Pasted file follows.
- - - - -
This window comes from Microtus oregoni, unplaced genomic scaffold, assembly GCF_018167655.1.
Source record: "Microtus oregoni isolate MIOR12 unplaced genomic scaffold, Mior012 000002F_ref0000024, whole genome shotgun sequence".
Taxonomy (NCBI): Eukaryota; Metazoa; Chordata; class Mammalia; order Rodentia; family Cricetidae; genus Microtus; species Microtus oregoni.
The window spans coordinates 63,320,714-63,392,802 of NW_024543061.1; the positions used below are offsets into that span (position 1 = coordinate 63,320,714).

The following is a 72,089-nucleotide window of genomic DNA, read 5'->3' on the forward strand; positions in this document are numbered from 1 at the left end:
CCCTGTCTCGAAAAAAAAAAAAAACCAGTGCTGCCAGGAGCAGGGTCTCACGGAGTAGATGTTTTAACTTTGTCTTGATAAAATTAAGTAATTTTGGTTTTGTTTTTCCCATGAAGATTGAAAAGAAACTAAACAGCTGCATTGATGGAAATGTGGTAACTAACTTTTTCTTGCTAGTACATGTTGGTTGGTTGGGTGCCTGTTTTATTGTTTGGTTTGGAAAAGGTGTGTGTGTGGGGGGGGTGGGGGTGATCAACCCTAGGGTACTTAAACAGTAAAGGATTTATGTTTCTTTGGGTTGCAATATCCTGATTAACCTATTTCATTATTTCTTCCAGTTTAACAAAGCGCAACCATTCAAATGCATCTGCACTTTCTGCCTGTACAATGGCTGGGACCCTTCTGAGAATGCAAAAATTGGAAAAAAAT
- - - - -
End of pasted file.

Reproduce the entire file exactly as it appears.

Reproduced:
This window comes from Microtus oregoni, unplaced genomic scaffold, assembly GCF_018167655.1.
Source record: "Microtus oregoni isolate MIOR12 unplaced genomic scaffold, Mior012 000002F_ref0000024, whole genome shotgun sequence".
Taxonomy (NCBI): Eukaryota; Metazoa; Chordata; class Mammalia; order Rodentia; family Cricetidae; genus Microtus; species Microtus oregoni.
The window spans coordinates 63,320,714-63,392,802 of NW_024543061.1; the positions used below are offsets into that span (position 1 = coordinate 63,320,714).

The following is a 72,089-nucleotide window of genomic DNA, read 5'->3' on the forward strand; positions in this document are numbered from 1 at the left end:
CCCTGTCTCGAAAAAAAAAAAAAACCAGTGCTGCCAGGAGCAGGGTCTCACGGAGTAGATGTTTTAACTTTGTCTTGATAAAATTAAGTAATTTTGGTTTTGTTTTTCCCATGAAGATTGAAAAGAAACTAAACAGCTGCATTGATGGAAATGTGGTAACTAACTTTTTCTTGCTAGTACATGTTGGTTGGTTGGGTGCCTGTTTTATTGTTTGGTTTGGAAAAGGTGTGTGTGTGGGGGGGGTGGGGGTGATCAACCCTAGGGTACTTAAACAGTAAAGGATTTATGTTTCTTTGGGTTGCAATATCCTGATTAACCTATTTCATTATTTCTTCCAGTTTAACAAAGCGCAACCATTCAAATGCATCTGCACTTTCTGCCTGTACAATGGCTGGGACCCTTCTGAGAATGCAAAAATTGGAAAAAAAT